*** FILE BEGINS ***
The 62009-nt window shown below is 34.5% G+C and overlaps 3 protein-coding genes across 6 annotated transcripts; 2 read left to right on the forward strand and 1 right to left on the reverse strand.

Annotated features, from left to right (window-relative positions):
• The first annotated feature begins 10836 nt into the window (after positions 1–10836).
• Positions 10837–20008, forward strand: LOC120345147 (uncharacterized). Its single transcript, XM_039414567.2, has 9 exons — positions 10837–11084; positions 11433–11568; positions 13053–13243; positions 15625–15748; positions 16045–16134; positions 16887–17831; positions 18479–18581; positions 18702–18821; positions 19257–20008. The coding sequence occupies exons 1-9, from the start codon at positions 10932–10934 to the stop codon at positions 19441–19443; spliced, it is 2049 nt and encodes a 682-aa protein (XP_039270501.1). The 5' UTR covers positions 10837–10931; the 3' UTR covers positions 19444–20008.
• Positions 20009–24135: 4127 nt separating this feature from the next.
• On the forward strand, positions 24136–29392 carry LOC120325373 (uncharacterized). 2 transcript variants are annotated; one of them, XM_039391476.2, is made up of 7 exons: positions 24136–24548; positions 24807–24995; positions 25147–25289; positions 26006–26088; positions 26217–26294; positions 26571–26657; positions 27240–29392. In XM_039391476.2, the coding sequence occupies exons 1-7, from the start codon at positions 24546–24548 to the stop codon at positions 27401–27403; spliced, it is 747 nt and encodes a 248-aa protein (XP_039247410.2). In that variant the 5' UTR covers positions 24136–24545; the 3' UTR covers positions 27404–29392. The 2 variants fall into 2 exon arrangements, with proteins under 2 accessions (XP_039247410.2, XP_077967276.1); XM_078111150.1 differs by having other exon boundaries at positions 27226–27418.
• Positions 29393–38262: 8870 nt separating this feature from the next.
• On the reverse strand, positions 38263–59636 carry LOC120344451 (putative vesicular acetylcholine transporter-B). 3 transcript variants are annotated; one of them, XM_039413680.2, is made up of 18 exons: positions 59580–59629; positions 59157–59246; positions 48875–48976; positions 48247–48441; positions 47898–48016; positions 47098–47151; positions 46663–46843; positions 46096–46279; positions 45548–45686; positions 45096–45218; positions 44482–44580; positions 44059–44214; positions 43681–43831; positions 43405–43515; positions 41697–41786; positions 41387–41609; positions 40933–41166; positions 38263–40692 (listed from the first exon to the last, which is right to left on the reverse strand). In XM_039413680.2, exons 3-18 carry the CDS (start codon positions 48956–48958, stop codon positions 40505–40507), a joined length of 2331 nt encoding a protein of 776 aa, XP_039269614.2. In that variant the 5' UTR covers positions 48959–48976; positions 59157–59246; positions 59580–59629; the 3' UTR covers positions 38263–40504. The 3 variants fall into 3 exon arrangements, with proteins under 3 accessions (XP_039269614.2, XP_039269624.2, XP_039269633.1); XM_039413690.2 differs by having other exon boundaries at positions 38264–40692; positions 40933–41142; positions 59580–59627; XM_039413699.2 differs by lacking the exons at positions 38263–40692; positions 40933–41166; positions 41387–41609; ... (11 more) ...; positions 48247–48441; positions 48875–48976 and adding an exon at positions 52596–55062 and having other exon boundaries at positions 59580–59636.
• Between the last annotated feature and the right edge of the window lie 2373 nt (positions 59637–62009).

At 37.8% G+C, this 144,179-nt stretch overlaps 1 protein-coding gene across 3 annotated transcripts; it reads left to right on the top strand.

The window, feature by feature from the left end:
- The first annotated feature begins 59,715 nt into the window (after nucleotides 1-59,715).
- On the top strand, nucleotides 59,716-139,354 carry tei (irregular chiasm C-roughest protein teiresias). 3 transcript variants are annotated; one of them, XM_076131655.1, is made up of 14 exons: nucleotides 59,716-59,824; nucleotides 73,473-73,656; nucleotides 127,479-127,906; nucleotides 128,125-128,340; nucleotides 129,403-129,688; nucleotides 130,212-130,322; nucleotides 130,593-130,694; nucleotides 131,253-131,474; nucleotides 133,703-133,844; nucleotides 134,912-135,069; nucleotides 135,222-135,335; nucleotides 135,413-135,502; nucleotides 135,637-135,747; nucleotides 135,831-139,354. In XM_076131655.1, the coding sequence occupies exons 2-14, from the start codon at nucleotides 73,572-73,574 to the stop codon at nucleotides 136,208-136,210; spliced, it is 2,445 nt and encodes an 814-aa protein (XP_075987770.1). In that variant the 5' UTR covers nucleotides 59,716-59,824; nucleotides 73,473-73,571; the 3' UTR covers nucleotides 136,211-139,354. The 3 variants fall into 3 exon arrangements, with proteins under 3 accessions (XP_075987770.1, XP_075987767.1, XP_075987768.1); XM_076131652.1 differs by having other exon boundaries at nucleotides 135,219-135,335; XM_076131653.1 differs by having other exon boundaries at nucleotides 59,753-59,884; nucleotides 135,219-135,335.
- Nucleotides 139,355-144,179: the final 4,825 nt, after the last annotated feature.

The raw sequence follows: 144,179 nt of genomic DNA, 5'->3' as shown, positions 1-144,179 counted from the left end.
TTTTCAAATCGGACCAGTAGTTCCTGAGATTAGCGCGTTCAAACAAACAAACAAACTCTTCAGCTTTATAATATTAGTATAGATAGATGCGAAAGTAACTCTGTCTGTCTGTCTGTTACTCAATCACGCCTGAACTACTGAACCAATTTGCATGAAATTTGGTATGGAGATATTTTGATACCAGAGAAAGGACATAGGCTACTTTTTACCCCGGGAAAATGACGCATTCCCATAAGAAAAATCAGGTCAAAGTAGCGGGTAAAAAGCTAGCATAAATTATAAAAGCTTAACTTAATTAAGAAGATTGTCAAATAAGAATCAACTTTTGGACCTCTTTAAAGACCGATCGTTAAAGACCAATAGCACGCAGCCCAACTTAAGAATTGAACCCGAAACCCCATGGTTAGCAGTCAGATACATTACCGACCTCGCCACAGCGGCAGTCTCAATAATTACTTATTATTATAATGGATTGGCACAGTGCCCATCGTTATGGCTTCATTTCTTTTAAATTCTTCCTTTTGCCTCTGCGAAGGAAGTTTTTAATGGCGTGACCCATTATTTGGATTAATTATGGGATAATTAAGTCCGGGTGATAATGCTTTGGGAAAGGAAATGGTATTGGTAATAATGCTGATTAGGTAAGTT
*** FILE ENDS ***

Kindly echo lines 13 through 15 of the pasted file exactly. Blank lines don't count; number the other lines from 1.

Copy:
- On the top strand, nucleotides 59,716-139,354 carry tei (irregular chiasm C-roughest protein teiresias). 3 transcript variants are annotated; one of them, XM_076131655.1, is made up of 14 exons: nucleotides 59,716-59,824; nucleotides 73,473-73,656; nucleotides 127,479-127,906; nucleotides 128,125-128,340; nucleotides 129,403-129,688; nucleotides 130,212-130,322; nucleotides 130,593-130,694; nucleotides 131,253-131,474; nucleotides 133,703-133,844; nucleotides 134,912-135,069; nucleotides 135,222-135,335; nucleotides 135,413-135,502; nucleotides 135,637-135,747; nucleotides 135,831-139,354. In XM_076131655.1, the coding sequence occupies exons 2-14, from the start codon at nucleotides 73,572-73,574 to the stop codon at nucleotides 136,208-136,210; spliced, it is 2,445 nt and encodes an 814-aa protein (XP_075987770.1). In that variant the 5' UTR covers nucleotides 59,716-59,824; nucleotides 73,473-73,571; the 3' UTR covers nucleotides 136,211-139,354. The 3 variants fall into 3 exon arrangements, with proteins under 3 accessions (XP_075987770.1, XP_075987767.1, XP_075987768.1); XM_076131652.1 differs by having other exon boundaries at nucleotides 135,219-135,335; XM_076131653.1 differs by having other exon boundaries at nucleotides 59,753-59,884; nucleotides 135,219-135,335.
- Nucleotides 139,355-144,179: the final 4,825 nt, after the last annotated feature.

The raw sequence follows: 144,179 nt of genomic DNA, 5'->3' as shown, positions 1-144,179 counted from the left end.